Coping with Sleep Paralysis
Sleep paralysis is a trick our mind plays on us which causes a state of complete muscle weakness where people are paralyzed at the onset of sleep or upon waking. Your mind is mentally awake, but you are physically asleep and paralyzed. It is a disorienting condition that can also cause terrifying hallucinations.
The effects of sleep paralysis are often associated with other symptoms such a sense of suffocation, decreased heart rate, or the presence of an evil person in the room.
While all of these symptoms sound terrifying, sleep paralysis is not dangerous and is an ordinary human condition. It’s a protection mechanism which prevents us from acting out our dreams as we sleep.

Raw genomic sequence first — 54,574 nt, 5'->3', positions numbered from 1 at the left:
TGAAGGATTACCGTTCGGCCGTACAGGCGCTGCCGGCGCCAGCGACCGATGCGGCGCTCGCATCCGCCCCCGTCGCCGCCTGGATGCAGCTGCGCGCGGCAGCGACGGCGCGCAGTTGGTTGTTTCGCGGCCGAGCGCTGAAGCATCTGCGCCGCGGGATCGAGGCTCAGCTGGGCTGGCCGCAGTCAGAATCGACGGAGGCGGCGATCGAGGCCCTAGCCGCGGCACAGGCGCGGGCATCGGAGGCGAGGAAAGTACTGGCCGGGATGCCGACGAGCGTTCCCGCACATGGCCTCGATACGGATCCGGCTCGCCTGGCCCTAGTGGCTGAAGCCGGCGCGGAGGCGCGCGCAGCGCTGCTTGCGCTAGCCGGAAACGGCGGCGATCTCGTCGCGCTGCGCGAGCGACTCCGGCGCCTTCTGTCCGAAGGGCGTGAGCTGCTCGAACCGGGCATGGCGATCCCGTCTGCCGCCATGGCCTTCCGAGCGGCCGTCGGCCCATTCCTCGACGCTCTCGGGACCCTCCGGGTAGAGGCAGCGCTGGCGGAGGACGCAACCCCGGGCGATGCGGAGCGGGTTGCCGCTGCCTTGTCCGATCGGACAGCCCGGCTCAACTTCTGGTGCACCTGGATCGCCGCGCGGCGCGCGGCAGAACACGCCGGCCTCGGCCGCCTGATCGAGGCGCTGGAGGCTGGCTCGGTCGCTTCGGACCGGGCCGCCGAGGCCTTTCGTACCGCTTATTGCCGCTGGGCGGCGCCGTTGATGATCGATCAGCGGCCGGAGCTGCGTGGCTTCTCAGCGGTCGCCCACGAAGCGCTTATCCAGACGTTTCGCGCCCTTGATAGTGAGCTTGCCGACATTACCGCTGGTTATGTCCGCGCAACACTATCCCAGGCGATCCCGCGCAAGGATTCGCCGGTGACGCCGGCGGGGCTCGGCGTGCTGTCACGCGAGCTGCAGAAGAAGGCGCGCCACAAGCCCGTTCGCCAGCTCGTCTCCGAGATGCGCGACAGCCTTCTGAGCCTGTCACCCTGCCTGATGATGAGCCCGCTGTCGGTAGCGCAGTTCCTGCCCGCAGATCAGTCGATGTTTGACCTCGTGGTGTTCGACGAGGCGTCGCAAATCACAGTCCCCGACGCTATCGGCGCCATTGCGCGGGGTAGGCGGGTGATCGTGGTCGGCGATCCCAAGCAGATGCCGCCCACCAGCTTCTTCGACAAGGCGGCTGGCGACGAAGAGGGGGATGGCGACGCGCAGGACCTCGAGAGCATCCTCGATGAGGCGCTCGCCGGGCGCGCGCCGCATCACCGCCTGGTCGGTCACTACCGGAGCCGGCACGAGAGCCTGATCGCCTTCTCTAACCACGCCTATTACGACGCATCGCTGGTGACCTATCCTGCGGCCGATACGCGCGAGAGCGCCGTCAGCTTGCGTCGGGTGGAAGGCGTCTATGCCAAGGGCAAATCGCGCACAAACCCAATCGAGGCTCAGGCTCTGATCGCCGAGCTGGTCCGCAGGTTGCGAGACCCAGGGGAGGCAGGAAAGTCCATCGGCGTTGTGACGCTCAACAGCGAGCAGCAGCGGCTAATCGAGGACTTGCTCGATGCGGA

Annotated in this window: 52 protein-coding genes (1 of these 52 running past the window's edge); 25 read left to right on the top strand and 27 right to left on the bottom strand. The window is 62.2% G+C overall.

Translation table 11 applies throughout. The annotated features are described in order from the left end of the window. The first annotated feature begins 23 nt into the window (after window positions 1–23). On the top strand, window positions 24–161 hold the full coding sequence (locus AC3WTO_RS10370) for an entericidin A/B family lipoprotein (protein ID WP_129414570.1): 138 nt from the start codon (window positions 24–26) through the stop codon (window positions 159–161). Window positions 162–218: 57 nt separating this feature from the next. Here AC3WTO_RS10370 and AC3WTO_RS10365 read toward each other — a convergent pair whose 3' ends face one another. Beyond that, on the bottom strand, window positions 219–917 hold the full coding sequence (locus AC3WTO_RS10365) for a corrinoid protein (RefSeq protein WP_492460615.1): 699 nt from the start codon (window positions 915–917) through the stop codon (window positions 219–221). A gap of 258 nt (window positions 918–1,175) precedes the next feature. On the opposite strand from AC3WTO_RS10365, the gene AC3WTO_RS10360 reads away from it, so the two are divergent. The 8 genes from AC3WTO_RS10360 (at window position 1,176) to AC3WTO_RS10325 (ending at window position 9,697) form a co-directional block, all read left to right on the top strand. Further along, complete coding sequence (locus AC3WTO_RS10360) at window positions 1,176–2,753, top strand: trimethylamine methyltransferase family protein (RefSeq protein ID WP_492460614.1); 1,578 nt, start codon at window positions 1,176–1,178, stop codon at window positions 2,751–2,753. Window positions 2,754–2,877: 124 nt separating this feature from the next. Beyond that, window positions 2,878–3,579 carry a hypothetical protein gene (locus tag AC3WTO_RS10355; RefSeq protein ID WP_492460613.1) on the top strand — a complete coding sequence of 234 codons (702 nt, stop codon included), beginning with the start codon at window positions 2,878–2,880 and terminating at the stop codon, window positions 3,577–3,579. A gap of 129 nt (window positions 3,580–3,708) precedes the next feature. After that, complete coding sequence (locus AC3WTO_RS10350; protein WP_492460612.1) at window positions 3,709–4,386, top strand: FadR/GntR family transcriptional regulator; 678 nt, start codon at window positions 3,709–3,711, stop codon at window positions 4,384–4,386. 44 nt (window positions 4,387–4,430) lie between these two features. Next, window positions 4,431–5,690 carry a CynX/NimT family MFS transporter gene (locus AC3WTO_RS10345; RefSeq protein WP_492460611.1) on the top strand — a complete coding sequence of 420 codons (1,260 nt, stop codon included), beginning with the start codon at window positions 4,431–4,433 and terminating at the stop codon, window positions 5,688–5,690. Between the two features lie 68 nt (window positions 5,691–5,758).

It’s important to learn to recognize the symptoms of sleep paralysis. It affects people in many different ways but some commonalities that people experience include:
- An inability to move your limbs at the beginning of sleep or upon waking
- Brief episodes of partial or complete skeletal paralysis
- Visual and auditory hallucinations (people often sense an evil presence, feel a phantom touch, or hear an unidentifiable noise in the room)
- A sense of breathlessness or chest pressure
If you feel that you are experiencing sleep paralysis, try focusing on body movement. You may find that you are able to move a part of your body to force yourself to a fully waking state. Focusing on and controlling your breathing can be an excellent relaxation technique and learning some breathing techniques in advance may help you regain control during a sleep paralysis episode.